So here’s a place that should leave you with a nice, warm, glow.


Chalice Well, about Britain, Glastonbury
The water flows red
The Chalice Well is located within charming gardens that exude a quiet tranquillity, and which are visited by both casual tourists and people of faith from all over the world.  Even the most hardened cynic could find spiritual peace in them.  They are beautifully tended, rich in symbolism and you can whiz round in less than an hour, or take your time and enjoy the experience.  They are in the care of the Chalice Well Trust, established in 1959 by Wellesley Tudor Pole to safeguard the Chalice Well for visitors and pilgrims.  There is a silent minute each day at 12pm and 3pm, marked by the ringing of an old school bell.  The loos are clean and you'll find a dead useful shop where you can stock up on crystals, magic jewellery, spiritual reading matter and other essentials.

The Chalice Well and Gardens are on Chilkwell Street (A361), Glastonbury, Somerset.  Park in town or at the Rural Life Museum in Bere Lane.  Visit the Tor at the same time.

Visit the Chalice Well Trust website.


Thursday, 1 November 2012

Saltaire & Salt's Mill

Saltaire, about Britain, Yorkshire
Salt's factory on the Leeds & Liverpool Canal
Call a child Titus Salt and he’ll have to learn to cope.  A bit like the Boy Named Sue, there’s a good chance he’ll either dramatically fail or dramatically succeed.  Titus Salt did the latter; he was an extraordinary man. A 19th century mill owner in Bradford, Titus wanted to expand his cloth business.  However, he also believed he had a moral responsibility for the welfare of his workers.  Between 1851 and 1876, Salt progressively built a new mill and model factory community in Airedale near Shipley known as the Palace of Industry.  Away from the brothels, drinking dens and open sewers of Bradford, the complex included decent housing for his workers, a school, library, church, park, hospital – and so on.  Mind you, Salt was one of those God-fearing-the-devil-will get-you teetotal types; things had to be done his way or not at all and there was certainly no pub.  But the fact remains that his employees enjoyed a better standard of living and health because of this astonishing philanthropist.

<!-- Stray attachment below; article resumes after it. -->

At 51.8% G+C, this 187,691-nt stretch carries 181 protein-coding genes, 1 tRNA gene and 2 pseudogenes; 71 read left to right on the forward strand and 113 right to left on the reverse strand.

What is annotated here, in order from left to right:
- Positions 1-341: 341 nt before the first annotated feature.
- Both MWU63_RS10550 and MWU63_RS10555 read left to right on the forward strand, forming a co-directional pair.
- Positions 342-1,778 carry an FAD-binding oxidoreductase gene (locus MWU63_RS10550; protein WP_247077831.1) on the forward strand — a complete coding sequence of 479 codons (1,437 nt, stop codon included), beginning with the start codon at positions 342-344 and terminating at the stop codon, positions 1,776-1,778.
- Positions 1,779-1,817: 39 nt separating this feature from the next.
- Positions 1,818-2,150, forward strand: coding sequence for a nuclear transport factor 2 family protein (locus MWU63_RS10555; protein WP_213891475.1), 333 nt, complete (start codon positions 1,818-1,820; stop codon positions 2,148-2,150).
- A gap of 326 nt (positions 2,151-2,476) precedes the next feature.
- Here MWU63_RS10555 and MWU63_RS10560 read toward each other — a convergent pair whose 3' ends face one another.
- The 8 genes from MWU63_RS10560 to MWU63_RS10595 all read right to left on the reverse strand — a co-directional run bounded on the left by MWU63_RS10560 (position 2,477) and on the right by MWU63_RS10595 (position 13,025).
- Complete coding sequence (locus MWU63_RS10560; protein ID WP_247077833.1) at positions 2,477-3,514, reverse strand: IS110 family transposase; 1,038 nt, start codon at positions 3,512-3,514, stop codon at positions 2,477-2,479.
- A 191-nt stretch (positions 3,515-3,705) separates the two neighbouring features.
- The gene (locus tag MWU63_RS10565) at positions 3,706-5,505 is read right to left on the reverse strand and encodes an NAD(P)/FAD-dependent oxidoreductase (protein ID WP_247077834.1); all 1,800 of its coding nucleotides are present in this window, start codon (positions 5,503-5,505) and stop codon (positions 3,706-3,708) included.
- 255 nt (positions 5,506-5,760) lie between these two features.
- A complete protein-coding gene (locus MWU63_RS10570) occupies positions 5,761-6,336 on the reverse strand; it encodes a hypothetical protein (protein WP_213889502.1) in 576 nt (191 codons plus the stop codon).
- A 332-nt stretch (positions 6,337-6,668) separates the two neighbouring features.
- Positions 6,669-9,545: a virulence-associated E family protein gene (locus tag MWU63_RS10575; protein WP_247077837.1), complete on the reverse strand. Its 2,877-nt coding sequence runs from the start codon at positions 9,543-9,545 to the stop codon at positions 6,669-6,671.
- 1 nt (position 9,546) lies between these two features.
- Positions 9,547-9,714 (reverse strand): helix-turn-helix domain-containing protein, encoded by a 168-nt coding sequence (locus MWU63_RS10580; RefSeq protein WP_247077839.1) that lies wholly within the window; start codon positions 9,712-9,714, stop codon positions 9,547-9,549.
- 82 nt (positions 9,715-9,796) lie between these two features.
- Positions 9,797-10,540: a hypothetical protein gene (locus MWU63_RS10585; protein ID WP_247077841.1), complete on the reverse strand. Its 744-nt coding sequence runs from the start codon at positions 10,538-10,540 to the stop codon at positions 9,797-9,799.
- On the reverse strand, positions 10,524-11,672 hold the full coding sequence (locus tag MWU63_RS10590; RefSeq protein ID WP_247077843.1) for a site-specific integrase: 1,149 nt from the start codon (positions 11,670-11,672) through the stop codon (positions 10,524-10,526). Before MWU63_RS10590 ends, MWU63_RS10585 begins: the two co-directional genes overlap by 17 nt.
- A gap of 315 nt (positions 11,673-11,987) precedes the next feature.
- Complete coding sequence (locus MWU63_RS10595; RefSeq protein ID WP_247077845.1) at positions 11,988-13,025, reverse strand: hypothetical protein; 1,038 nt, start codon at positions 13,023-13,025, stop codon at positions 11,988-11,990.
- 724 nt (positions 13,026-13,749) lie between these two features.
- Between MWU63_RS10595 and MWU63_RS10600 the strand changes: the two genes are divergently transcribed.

Saltaire, about Britain, Yorkshire
It's a photogenic place...
With the decline of the textile trade, and the mixed (and sometime lurid) fortunes of Salt’s successors, deterioration set in.  The houses were sold in 1933 and the mill progressively fell into disrepair, closing in 1986.  The mill was rescued from oblivion in 1987 by another extraordinary entrepreneur, Jonathan Silver.  Now it includes thriving businesses, up-market retail outlets and the world’s largest permanent exhibition of the works of local artist, David Hockney.  I don’t know about you, but I can’t really understand all the fuss about Hockney’s work: sure, some of it is wonderfully perceptive and beautifully executed; then some of it looks almost as good as the stuff produced by our local primary school.  I picked up a book whilst wandering around; it was called “How to appreciate art” or something equally pretentious.  Strikes me if you need to learn how to appreciate a piece of art, then it’s failed.  Just a personal view…
Saltaire, about Britain, Yorkshire
Quality and classic Victorian houses,
each with its own outside loo